Brain health: time matters in multiple sclerosis presents consensus recommendations on diagnosis, therapeutic strategies and improving access to treatment in MS. Its core recommendation is that the goal of treating MS should be to preserve tissue in the central nervous system and maximize lifelong brain health by reducing disease activity. The report calls for major policy changes aimed at achieving the best possible outcomes for people with MS and those who care for them.

Brain health: time matters in multiple sclerosis was developed by an international multidisciplinary group of experts under the chairmanship of Professor Gavin Giovannoni and has been endorsed by a number of professional associations and advocacy groups.

Why time matters

Learn about the latest advances in understanding MS

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Executive summary

Find out about the vision behind the report and campaign – in a nutshell

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Policy recommendations

Read the consensus recommendations from the report

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The organizations listed below endorse the recommendations made in Brain health: time matters in multiple sclerosis.

Accelerated Cure project
MS Australia
MS Research Australia
European Brain Council
International society of Neuroimmunulogy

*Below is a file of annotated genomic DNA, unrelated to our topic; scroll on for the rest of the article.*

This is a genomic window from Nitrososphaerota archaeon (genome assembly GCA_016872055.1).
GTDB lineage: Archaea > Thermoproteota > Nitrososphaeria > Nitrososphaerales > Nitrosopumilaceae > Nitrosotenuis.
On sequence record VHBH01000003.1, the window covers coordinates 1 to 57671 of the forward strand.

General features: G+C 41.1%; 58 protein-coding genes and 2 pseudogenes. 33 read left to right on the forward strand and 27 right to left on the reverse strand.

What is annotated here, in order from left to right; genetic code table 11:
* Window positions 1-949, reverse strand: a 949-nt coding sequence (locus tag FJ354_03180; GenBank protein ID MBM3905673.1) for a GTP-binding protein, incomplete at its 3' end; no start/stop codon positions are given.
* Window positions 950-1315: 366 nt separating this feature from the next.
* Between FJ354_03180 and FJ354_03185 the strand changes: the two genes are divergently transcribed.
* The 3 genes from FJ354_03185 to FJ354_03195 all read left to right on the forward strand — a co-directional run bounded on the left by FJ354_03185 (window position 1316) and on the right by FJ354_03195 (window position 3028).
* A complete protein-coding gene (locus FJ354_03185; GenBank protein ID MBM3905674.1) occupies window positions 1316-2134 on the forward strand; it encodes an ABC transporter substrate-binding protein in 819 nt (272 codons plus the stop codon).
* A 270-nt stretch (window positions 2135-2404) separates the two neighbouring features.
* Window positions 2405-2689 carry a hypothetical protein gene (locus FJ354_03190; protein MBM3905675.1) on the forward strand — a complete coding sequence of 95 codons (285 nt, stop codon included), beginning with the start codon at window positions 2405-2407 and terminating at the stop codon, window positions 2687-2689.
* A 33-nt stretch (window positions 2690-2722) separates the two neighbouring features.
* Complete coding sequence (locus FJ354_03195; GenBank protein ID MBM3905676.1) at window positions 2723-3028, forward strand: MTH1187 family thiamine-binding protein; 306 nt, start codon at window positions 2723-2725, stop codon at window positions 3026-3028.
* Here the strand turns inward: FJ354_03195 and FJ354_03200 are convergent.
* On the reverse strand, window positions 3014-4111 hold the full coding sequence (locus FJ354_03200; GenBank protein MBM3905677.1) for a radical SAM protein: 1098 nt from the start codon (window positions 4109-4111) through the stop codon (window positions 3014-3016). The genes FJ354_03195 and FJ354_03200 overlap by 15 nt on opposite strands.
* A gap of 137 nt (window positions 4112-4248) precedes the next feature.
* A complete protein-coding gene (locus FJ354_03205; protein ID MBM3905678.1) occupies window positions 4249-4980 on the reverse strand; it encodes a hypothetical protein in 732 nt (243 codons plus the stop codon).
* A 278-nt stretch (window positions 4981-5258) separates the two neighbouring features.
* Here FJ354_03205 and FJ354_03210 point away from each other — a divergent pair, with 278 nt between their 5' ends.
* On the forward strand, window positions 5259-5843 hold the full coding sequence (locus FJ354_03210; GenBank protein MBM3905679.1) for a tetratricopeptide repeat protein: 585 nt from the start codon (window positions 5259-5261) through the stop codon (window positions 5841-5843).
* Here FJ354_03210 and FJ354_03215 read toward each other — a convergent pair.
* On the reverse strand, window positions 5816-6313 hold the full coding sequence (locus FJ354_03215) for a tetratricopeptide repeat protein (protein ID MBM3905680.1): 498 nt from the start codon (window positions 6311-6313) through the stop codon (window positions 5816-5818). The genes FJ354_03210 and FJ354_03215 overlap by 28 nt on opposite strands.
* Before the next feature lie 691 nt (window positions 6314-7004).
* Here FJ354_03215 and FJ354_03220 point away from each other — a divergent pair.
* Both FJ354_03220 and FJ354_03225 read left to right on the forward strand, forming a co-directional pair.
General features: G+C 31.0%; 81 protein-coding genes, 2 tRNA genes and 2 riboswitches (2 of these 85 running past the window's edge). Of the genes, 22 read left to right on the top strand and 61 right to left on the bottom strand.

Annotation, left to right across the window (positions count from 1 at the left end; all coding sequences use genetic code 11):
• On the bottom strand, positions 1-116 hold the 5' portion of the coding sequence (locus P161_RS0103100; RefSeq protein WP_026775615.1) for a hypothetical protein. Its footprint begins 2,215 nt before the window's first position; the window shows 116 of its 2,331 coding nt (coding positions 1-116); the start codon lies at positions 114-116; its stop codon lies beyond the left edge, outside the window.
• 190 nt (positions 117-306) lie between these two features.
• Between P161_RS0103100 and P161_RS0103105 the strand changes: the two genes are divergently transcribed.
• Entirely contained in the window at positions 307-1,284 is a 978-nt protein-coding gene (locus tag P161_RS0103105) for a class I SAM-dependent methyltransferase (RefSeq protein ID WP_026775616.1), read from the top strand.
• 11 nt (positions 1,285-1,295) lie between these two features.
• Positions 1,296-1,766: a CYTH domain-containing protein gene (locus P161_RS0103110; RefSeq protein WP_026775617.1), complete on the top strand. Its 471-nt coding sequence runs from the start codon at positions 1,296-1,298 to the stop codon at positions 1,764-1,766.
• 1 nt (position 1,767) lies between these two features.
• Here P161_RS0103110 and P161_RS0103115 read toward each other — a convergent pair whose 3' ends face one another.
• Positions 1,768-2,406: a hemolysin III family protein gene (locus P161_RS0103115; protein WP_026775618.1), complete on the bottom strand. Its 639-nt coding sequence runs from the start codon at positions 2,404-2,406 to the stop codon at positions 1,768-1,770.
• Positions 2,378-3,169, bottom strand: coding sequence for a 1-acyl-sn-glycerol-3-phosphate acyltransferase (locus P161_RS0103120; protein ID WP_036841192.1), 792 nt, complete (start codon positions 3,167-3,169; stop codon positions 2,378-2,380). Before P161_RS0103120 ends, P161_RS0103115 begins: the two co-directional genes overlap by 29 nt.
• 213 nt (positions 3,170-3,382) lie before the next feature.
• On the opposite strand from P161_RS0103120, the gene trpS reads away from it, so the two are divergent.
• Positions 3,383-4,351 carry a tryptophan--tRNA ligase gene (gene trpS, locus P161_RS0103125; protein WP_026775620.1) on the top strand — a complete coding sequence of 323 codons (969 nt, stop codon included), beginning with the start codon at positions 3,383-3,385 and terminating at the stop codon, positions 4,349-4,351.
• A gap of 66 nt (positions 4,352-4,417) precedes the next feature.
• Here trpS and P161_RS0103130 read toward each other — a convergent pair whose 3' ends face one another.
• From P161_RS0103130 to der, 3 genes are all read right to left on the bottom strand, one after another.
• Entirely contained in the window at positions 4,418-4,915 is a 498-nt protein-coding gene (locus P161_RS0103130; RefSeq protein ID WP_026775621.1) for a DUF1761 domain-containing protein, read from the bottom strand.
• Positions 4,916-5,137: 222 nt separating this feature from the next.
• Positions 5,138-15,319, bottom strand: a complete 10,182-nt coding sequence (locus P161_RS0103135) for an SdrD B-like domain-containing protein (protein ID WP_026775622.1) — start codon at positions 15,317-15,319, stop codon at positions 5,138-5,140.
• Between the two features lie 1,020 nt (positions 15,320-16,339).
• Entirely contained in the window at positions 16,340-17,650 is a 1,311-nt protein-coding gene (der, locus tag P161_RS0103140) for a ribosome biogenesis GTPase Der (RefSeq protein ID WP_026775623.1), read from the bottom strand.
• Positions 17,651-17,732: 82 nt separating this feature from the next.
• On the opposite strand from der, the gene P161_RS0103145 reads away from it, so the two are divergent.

MS Ireland
Multiple Sclerosis Association of America
Multiple Sclerosis International Federation
Multiple Sclerosis Society
Multiple Sclerosis Society of Canada
Multiple Sclerosis Society of Norway [Multippel Sklerose Forbundet]
Multiple Sclerosis Trust
National MS Society
Neuro Sweden
Unie Roska
The Work Foundation

The MS Trust warmly welcomes this important report. It is a timely, well-considered and mature exploration of the clinical, service and policy issues that impact the treatment of people with relapsing forms of multiple sclerosis

Amy Bowen, Multiple Sclerosis Trust

This is an easy to read, beautifully illustrated, well-updated document.

Takahiko Saida, Pan-Asian Committee for Treatment and Research in Multiple Sclerosis

This report is an outstanding milestone to guide clinicians to approach MS appropriately, according to the most recent scientific evidence.

Marco Aurélio Lana-Peixoto, Brazilian Committee for Treatment and Research in Multiple Sclerosis